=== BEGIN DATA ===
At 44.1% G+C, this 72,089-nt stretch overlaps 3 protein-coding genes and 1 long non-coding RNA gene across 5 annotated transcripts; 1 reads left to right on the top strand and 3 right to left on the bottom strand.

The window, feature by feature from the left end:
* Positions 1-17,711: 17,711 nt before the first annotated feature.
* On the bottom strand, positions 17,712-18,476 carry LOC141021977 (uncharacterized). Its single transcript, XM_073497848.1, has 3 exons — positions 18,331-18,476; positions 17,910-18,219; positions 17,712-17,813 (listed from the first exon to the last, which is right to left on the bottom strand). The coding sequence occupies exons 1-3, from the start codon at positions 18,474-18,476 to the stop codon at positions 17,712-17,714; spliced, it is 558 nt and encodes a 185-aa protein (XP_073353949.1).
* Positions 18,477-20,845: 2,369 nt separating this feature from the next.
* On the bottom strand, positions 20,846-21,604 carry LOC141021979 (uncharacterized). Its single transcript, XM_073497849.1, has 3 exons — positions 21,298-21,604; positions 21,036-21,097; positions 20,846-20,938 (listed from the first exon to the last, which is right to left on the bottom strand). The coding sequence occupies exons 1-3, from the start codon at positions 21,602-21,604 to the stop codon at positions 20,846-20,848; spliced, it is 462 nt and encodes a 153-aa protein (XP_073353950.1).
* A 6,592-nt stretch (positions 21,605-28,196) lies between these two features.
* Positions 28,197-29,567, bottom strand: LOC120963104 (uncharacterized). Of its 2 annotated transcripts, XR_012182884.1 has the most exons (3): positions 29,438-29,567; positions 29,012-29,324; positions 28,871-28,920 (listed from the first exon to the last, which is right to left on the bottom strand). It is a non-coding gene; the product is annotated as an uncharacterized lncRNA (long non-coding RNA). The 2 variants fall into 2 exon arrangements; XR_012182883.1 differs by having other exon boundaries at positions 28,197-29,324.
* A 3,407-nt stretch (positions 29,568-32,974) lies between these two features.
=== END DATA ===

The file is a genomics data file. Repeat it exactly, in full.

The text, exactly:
At 44.1% G+C, this 72,089-nt stretch overlaps 3 protein-coding genes and 1 long non-coding RNA gene across 5 annotated transcripts; 1 reads left to right on the top strand and 3 right to left on the bottom strand.

The window, feature by feature from the left end:
* Positions 1-17,711: 17,711 nt before the first annotated feature.
* On the bottom strand, positions 17,712-18,476 carry LOC141021977 (uncharacterized). Its single transcript, XM_073497848.1, has 3 exons — positions 18,331-18,476; positions 17,910-18,219; positions 17,712-17,813 (listed from the first exon to the last, which is right to left on the bottom strand). The coding sequence occupies exons 1-3, from the start codon at positions 18,474-18,476 to the stop codon at positions 17,712-17,714; spliced, it is 558 nt and encodes a 185-aa protein (XP_073353949.1).
* Positions 18,477-20,845: 2,369 nt separating this feature from the next.
* On the bottom strand, positions 20,846-21,604 carry LOC141021979 (uncharacterized). Its single transcript, XM_073497849.1, has 3 exons — positions 21,298-21,604; positions 21,036-21,097; positions 20,846-20,938 (listed from the first exon to the last, which is right to left on the bottom strand). The coding sequence occupies exons 1-3, from the start codon at positions 21,602-21,604 to the stop codon at positions 20,846-20,848; spliced, it is 462 nt and encodes a 153-aa protein (XP_073353950.1).
* A 6,592-nt stretch (positions 21,605-28,196) lies between these two features.
* Positions 28,197-29,567, bottom strand: LOC120963104 (uncharacterized). Of its 2 annotated transcripts, XR_012182884.1 has the most exons (3): positions 29,438-29,567; positions 29,012-29,324; positions 28,871-28,920 (listed from the first exon to the last, which is right to left on the bottom strand). It is a non-coding gene; the product is annotated as an uncharacterized lncRNA (long non-coding RNA). The 2 variants fall into 2 exon arrangements; XR_012182883.1 differs by having other exon boundaries at positions 28,197-29,324.
* A 3,407-nt stretch (positions 29,568-32,974) lies between these two features.